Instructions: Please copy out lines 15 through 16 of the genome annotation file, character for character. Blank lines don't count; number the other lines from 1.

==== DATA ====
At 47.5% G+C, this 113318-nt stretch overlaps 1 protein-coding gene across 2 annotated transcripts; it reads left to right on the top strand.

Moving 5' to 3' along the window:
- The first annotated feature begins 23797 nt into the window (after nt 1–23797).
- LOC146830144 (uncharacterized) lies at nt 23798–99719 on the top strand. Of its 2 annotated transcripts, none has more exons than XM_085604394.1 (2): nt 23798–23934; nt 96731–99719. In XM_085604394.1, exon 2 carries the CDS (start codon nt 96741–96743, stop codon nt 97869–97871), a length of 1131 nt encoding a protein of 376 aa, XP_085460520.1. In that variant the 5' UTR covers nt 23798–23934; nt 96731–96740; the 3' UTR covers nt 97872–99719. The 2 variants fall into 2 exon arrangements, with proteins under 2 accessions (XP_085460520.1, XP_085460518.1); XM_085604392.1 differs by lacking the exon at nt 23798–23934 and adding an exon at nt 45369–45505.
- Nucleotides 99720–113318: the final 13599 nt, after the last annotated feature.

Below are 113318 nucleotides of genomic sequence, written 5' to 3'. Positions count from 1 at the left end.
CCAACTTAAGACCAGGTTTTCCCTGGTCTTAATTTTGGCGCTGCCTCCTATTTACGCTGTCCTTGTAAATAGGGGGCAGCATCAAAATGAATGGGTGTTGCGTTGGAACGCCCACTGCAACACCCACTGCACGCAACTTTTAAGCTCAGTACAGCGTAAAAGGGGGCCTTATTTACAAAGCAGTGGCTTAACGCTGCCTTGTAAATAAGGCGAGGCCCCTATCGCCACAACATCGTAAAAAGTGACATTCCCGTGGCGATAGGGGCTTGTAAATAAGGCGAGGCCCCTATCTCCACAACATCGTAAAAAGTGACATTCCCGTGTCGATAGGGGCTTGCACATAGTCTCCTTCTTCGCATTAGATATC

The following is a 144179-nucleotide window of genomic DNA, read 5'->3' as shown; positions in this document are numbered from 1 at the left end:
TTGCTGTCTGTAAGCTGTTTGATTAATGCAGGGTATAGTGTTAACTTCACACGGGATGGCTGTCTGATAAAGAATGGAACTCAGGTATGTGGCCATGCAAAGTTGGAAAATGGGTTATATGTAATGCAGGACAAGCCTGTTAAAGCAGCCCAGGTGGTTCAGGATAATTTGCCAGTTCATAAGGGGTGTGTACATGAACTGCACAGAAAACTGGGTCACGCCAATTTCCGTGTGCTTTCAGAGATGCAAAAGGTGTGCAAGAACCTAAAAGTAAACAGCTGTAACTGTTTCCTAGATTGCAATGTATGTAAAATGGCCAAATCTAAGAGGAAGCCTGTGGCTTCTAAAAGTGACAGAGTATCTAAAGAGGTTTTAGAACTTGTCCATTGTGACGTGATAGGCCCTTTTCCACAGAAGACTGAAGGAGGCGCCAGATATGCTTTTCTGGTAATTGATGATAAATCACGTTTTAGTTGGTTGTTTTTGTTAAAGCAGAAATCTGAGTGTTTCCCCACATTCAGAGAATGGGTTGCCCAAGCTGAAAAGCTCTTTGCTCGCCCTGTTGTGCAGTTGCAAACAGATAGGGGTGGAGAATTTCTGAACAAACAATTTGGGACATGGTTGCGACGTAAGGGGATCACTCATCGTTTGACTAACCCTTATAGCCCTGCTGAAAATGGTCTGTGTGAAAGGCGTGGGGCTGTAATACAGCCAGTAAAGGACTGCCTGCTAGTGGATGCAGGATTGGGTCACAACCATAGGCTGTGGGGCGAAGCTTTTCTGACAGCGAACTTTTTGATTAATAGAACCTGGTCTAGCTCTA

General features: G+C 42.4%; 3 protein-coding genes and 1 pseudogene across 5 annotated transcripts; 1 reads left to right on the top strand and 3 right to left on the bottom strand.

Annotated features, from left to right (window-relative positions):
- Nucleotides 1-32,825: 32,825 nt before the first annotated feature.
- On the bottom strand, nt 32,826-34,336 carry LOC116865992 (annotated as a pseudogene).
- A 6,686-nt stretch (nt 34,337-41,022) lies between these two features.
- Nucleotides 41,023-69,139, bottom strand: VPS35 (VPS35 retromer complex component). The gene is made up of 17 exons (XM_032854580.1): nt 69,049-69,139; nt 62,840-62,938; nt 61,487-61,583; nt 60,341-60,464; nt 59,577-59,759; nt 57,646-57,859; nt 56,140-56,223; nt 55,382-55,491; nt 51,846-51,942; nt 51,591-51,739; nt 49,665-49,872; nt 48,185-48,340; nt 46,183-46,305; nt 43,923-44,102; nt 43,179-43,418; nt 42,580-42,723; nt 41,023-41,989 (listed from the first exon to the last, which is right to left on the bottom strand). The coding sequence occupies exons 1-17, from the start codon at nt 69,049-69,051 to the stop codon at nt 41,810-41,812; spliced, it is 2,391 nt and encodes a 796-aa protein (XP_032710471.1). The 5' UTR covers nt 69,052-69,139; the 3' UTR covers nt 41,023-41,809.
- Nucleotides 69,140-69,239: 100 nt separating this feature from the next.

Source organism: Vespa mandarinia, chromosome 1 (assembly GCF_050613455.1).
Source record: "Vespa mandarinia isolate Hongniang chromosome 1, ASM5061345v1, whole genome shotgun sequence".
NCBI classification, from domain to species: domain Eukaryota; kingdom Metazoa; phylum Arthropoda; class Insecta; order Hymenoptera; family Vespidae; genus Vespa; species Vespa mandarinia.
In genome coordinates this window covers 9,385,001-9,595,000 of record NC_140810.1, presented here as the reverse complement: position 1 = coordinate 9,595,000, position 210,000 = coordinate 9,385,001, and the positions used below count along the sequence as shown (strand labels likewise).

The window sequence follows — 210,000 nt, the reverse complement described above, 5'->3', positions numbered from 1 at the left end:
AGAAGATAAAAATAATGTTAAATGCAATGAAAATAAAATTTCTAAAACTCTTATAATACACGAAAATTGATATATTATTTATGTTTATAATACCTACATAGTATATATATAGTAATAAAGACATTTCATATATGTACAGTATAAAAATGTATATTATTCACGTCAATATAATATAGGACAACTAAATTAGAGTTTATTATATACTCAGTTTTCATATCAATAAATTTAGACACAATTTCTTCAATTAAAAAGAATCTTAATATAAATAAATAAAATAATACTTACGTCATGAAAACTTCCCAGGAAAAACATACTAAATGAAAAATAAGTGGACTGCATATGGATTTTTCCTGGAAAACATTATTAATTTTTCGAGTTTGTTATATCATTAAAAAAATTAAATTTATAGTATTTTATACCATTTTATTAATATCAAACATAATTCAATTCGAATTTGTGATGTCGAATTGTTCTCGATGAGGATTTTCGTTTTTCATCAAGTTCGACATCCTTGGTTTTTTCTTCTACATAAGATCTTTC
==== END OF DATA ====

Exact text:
- Nucleotides 41,023-69,139, bottom strand: VPS35 (VPS35 retromer complex component). The gene is made up of 17 exons (XM_032854580.1): nt 69,049-69,139; nt 62,840-62,938; nt 61,487-61,583; nt 60,341-60,464; nt 59,577-59,759; nt 57,646-57,859; nt 56,140-56,223; nt 55,382-55,491; nt 51,846-51,942; nt 51,591-51,739; nt 49,665-49,872; nt 48,185-48,340; nt 46,183-46,305; nt 43,923-44,102; nt 43,179-43,418; nt 42,580-42,723; nt 41,023-41,989 (listed from the first exon to the last, which is right to left on the bottom strand). The coding sequence occupies exons 1-17, from the start codon at nt 69,049-69,051 to the stop codon at nt 41,810-41,812; spliced, it is 2,391 nt and encodes a 796-aa protein (XP_032710471.1). The 5' UTR covers nt 69,052-69,139; the 3' UTR covers nt 41,023-41,809.
- Nucleotides 69,140-69,239: 100 nt separating this feature from the next.